The story is very familiar and has been widely covered by television news and documentary teams across the world; Jaycee Lee Dugard is kidnapped aged 11 in 1991 and only returns in 2009 with her children. After missing multiple chances to catch her kidnapper, the father of her children, and his wife, they are picked up almost instantly at the precinct the moment two cops follow their hunch and plead guilty and get heavy sentences (although the sentencing is after the timeline of the book ends). Then there’s a magazine article, and a TV interview that is only shown completely in the USA. So for the rest of the world, A Stolen Life (hereafter known as ASL) is what we were waiting for to get the fully rounded background to the entire case.
As part of her therapy there are general reflections to each chapter of ASL with Dugard looking back now on what happened then but one core strength of the book (we bought the hardback for review) was the inclusion of the childhood diaries as they were, in Dugard’s handwriting at her ages in captivity rather than neatly transposed. The overall theme of her triumph is made all the more real when looking at these diaries which you’d have expected her to keep whilst free, but are all the more emotional when sat next to the first three chapters detailing her kidnap and her captors’ somewhat erratic routines with regard to the abuse. It would be hard to get the same feeling or emotional reaction to these diaries, from a kindle ebook version of the same thing, so for once it’s good to have the print medium pack a punch alongside a powerful narrative. Those extras also outline how animals and pets remained her only friends until she was freed.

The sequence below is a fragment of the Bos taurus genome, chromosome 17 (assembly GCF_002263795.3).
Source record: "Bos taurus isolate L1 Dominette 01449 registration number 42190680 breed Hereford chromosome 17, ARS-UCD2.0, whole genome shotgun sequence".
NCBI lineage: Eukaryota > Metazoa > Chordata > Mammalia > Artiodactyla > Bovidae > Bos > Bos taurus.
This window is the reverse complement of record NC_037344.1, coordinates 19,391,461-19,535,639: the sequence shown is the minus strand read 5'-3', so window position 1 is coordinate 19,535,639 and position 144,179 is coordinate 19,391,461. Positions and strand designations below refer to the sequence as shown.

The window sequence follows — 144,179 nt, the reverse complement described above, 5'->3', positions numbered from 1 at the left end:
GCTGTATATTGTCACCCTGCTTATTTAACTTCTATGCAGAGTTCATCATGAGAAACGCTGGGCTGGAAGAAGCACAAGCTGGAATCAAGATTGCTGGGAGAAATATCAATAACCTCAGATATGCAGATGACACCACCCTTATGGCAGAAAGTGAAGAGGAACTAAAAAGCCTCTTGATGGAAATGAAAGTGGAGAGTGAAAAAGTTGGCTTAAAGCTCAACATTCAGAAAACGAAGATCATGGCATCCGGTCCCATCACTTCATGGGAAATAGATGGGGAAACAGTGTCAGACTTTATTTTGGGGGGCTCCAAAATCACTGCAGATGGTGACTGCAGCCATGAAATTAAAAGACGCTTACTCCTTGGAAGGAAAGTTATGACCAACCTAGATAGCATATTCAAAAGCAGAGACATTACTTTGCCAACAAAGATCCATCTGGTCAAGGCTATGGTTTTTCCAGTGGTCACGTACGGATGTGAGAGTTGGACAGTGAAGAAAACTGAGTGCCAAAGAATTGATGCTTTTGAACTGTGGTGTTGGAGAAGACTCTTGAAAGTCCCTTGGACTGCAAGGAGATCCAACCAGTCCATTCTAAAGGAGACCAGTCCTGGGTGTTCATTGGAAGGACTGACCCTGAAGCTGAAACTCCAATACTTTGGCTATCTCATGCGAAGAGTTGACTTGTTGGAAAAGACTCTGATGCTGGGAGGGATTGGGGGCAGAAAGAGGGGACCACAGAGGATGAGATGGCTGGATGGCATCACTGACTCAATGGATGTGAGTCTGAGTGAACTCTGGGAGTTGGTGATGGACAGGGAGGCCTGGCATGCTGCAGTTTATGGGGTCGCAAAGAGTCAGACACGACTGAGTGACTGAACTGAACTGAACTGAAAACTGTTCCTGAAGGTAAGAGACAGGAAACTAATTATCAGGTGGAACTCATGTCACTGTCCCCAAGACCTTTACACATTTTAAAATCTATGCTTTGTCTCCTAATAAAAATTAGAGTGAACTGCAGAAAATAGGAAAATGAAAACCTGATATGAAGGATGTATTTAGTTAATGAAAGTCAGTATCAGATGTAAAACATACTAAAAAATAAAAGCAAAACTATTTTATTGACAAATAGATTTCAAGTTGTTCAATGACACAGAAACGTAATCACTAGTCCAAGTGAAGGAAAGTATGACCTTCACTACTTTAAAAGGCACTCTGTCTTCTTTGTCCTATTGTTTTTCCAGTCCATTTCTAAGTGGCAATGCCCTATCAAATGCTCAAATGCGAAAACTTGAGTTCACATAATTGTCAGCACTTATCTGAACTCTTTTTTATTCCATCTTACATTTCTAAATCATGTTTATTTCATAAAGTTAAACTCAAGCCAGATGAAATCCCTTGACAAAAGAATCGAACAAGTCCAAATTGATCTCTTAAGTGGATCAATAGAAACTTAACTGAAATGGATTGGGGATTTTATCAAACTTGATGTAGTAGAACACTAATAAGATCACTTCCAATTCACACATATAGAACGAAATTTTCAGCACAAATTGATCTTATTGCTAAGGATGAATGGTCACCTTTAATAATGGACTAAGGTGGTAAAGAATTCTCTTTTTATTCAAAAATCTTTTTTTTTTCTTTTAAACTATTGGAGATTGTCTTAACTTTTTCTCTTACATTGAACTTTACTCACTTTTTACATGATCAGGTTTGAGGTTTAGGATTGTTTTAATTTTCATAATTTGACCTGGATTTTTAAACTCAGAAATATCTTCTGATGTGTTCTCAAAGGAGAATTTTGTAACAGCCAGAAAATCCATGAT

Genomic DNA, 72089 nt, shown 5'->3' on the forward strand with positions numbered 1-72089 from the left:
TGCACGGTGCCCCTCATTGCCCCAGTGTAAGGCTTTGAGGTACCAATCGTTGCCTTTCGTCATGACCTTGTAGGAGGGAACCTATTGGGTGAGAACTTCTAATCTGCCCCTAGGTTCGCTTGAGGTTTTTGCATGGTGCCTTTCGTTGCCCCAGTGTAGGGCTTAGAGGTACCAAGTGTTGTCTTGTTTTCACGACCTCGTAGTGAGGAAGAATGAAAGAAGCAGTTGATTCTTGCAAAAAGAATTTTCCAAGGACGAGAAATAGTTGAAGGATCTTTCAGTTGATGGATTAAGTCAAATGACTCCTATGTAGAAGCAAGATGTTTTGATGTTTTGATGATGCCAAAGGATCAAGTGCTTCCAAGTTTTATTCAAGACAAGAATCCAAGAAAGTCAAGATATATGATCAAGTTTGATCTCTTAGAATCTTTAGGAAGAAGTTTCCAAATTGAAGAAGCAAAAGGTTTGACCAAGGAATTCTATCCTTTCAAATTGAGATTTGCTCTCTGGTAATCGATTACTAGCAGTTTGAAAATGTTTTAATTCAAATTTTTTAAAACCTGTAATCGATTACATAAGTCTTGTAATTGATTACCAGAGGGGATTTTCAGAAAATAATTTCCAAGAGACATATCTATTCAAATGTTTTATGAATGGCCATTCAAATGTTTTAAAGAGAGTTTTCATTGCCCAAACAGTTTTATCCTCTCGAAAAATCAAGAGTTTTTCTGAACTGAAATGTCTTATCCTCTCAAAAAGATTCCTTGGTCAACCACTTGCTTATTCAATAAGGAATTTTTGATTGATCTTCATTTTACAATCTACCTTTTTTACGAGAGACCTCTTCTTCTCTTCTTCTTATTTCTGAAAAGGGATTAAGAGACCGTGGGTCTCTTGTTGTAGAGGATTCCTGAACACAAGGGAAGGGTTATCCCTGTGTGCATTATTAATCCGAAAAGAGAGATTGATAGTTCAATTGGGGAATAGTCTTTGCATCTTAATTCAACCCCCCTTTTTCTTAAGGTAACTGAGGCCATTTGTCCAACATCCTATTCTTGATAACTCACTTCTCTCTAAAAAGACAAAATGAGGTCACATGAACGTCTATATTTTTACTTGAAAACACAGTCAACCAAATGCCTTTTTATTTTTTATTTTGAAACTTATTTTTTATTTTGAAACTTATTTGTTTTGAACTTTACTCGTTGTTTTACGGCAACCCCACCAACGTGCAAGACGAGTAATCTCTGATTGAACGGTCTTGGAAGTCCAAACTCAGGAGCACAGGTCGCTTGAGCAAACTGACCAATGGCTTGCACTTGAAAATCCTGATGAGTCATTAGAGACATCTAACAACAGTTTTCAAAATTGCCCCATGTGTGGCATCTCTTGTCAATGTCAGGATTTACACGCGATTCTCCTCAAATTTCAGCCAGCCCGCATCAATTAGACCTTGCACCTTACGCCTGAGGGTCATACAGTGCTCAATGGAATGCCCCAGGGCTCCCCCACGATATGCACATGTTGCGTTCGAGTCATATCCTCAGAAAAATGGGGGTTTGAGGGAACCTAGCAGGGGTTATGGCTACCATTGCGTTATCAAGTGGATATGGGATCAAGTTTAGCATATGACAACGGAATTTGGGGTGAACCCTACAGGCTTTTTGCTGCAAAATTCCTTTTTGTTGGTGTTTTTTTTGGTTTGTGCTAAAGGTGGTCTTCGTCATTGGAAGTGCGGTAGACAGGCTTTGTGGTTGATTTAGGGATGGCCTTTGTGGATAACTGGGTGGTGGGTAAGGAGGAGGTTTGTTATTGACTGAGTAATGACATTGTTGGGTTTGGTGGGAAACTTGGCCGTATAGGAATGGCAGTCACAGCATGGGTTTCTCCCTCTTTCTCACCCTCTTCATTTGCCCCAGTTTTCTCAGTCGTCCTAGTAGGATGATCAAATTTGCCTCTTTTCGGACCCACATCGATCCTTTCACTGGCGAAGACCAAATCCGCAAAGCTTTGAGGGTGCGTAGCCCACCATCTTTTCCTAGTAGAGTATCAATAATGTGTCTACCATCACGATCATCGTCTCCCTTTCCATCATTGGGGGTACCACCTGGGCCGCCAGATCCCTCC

Until another living survivor of a long term kidnap, CSA and rescue situtation writes another book (since nearly all the significant figures in the Steven Stayner case have died including the biographer), or until Dugard’s mother’s book is published as planned for the parents’ view, A Stolen Life is as much of a must-read book as The Courage To Heal and Victims No Longer. If there’s one niggling fault to the book it’s that sometimes Jaycee Dugard’s strained relationship with her stepfather is repeated once too often to the point where you’d be forgiven for thinking Carl Probyn got tougher criticism than the kidnappers, considering he was accused of the crime and her potential murder in her absence and their marriage ended. So whatever issues Dugard may have had with Probyn, the reader and anyone that watched the UK documentaries can see that he more than paid for whatever we were not privvy to between Probyn and his stepdaughter.
However, that’s the only flaw to this otherwise excellent book which basically replaces the rushed interview and the People magazine article which we learn was essentially forced on her by the media. Since it’s written in her own words, A Stolen Life is the direct reference for this case and whilst her mother’s book will bring another often under-reported perspective on a missing child case, ASL fulfils the primary job of letting Jaycee Dugard control her own perspective on what happened to her. Don’t get the ebook though, read it in print.